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May 07, 2004


Andy Chiodo

Great comments!

My best experience with "telling it all up-front" was with a client in the pharmaceutical business. They had introduced a new product that was HUGELY complex and expensive and were dithering about telling doctors/pharmacists/ consumers "the whole price thing."

Simply put, we convinced them to just tell people that it was so much better than anything on the market (which it was) that it HAD to cost more -- because it worked in 1/4 the time and with no side effects.

Bottom line? It became the brand of choice for consumers within the first four months of introduction.

Ah, the truth shall set you free!

Matt Chamberlin

My firm resells niche electronics to value-added resellers (VAR)throughout North America. By simply buying from our company vs. our competition we provide the VARs end user leads for the vertical markets they specialize in.

By spending a couple of bucks on lead development to help our new and old customers, we have received a 300% increase in business with these VARs.

The lead is the free gift.

Bill Doerr

A few years ago I advised a client selling toner cartridges to accountants, court reporters, etc. to 'seize the day' and a limited window of opportunity by sending a 'just-before-tax-season' promotion to CPA firms in the area.

Besides a CPA-centric message and copy, we included a 'Tax-Season' Guarantee that if the CPA's laser printer broke for any reason before April 15th, the cartridge firm would provide a loaner within 12 hours AND repair the CPA's printer ... FREE! The only requirement was that the CPA order three cartridges (a no brainer given the imminent tax season usage levels) at a very attractive price. The 'guarantee' was the 'Free Prize'.

To motivate a little extra revenue for the cartridge company, I suggested they include a second offer . . . the special "Pre-Tax Season" pricing would be extended for up to 10 cartridges IF ... they were ordered at the same time as the first three cartridges.

Long story short, we mailed the promotion on a Sunday evening. By Monday noon, we had already generated orders from 9% of the CPA firms and almost 70% ordered at least 5 cartridges. Within the next week, 22% of the CPA's took advantage of the promotional offer.

when the 'regular' companies solicited these CPA firms to reorder in January, they were sorely surprised! And, when they learned that many had pre-purchased enough product to avoid the need to order more -- from anyone -- until June . . . they were well, not too happy with my client. But, the client was dee-lighted with me.

This was an early and memorable example of how 'going beyond safe' is often the best way to generate more sales and far more quickly than less risky (?) methods might provide.

hugh macleod

Hmmmm... when I was an unemployed copywriter, on top of my résumé I replaced the word "Résumé" with the word "Autopsy", on the grounds that I didn't want to work for someone who didn't have the same sense of humor as me.

Yep, it paid off. Found the dream job one month later. And they paid my move to Manhattan. Heh.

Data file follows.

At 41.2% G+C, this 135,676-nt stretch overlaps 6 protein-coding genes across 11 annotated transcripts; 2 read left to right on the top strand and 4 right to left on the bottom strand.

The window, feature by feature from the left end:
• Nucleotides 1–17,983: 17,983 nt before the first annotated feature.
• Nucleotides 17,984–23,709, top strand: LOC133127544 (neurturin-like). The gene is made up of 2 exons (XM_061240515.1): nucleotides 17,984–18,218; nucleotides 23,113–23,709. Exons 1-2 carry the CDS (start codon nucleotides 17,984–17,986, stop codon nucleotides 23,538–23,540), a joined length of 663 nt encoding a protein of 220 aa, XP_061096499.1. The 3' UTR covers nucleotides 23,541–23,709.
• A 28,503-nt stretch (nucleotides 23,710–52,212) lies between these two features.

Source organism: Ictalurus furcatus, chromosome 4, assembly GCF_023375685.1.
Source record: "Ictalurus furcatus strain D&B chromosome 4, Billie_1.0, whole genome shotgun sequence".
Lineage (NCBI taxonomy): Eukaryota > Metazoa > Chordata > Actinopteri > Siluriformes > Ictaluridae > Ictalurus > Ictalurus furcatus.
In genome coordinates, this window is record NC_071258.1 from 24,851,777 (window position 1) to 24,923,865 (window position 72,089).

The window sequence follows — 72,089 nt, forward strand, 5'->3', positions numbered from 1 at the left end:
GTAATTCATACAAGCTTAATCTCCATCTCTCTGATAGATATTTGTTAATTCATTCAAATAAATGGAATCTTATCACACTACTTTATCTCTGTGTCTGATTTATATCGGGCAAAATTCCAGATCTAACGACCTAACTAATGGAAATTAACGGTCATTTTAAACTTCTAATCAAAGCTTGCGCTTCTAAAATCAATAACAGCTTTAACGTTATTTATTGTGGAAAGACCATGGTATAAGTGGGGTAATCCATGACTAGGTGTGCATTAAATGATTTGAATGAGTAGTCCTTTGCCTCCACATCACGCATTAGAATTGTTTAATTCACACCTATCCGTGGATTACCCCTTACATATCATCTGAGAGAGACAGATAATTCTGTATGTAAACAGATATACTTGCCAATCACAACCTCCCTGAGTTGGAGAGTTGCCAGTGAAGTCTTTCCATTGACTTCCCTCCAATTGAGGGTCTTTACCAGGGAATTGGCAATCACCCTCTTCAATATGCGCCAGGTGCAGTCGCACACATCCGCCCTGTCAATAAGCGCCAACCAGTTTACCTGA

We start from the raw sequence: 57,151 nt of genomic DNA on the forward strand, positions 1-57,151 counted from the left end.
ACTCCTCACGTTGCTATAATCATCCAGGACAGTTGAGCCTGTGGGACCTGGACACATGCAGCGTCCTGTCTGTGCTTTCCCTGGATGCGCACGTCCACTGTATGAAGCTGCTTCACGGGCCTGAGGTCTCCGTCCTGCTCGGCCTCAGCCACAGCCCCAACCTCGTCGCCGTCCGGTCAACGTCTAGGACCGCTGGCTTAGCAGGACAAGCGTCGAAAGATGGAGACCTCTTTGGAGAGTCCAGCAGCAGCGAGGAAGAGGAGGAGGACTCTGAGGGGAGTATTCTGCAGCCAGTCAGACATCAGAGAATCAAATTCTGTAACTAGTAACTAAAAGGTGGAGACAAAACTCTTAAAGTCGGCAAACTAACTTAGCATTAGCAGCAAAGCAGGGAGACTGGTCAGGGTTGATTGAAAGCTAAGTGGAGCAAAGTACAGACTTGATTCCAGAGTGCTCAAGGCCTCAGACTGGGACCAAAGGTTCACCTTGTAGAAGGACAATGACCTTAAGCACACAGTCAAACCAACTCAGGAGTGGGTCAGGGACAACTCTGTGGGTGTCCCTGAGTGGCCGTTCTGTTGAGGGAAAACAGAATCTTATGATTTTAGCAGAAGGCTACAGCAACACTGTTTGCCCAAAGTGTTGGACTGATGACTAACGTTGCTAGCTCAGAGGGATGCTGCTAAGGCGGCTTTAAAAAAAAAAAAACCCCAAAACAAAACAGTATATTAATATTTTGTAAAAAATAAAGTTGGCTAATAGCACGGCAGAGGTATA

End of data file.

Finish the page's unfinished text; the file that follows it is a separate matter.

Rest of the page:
Alan Axelrod


Example(s) of a "gutsy, edgy move that paid off":

Raising More Money trains and coaches non-profit organizations to implement a system for raising Money from individuals. This system ends the suffering about fundraising and builds passionate lifelong donors. We are committed to sustainable funding for the missions of non-profit organizations.

Originally we charged $5,000 per person to do our workshop. Then we realized that sustainability could only be achieved if our model existed inside an organization at the institutional level. To do this we knew we had to train teams of people from organizations who could collectively support the model. We raised the price of the workshop to $6,000 and required that an organization send a team of six people instead of just one. Business doubled.

This went on for two years. The price of $6,000 did not include a meals and materials fee of about $200/person which varied based upon the venue. People complained about the add-on. We looked cheap given the high price of the workshop. So we raised the price of the workshop to $8,500 and included everything - in essence a 16% additional price increase. As a result we suffer no complaints and our enrollments continue to increase.


My wife loves to tell a story from back in here Software Sales days.

The company she was working for was having trouble selling "maintenance" with the software package they were pushing. She told them that the price was too low, and it was turning customers off, figuring "cheap" maintenance meant "cheap", if not non-existent, support. Not true, she asserted, but the price was the turn-off.

On her next sales call, she told a prospective customer that maintenance costs $1000. They ordered early and often, as did her other customers going forward.

If memory serves me correctly, that was the year she ended up making President's Club (sales of $1M or more).

(Much better story than what came immediately to mind about a company going to the "edge": American Airlines, violating numerous court orders in their drive to bankrupt Legacy Airlines (D Magazine did quite the cover story on it when it was happening). 3 guesses who won. But that's probably not the inspirational story you were looking for.)

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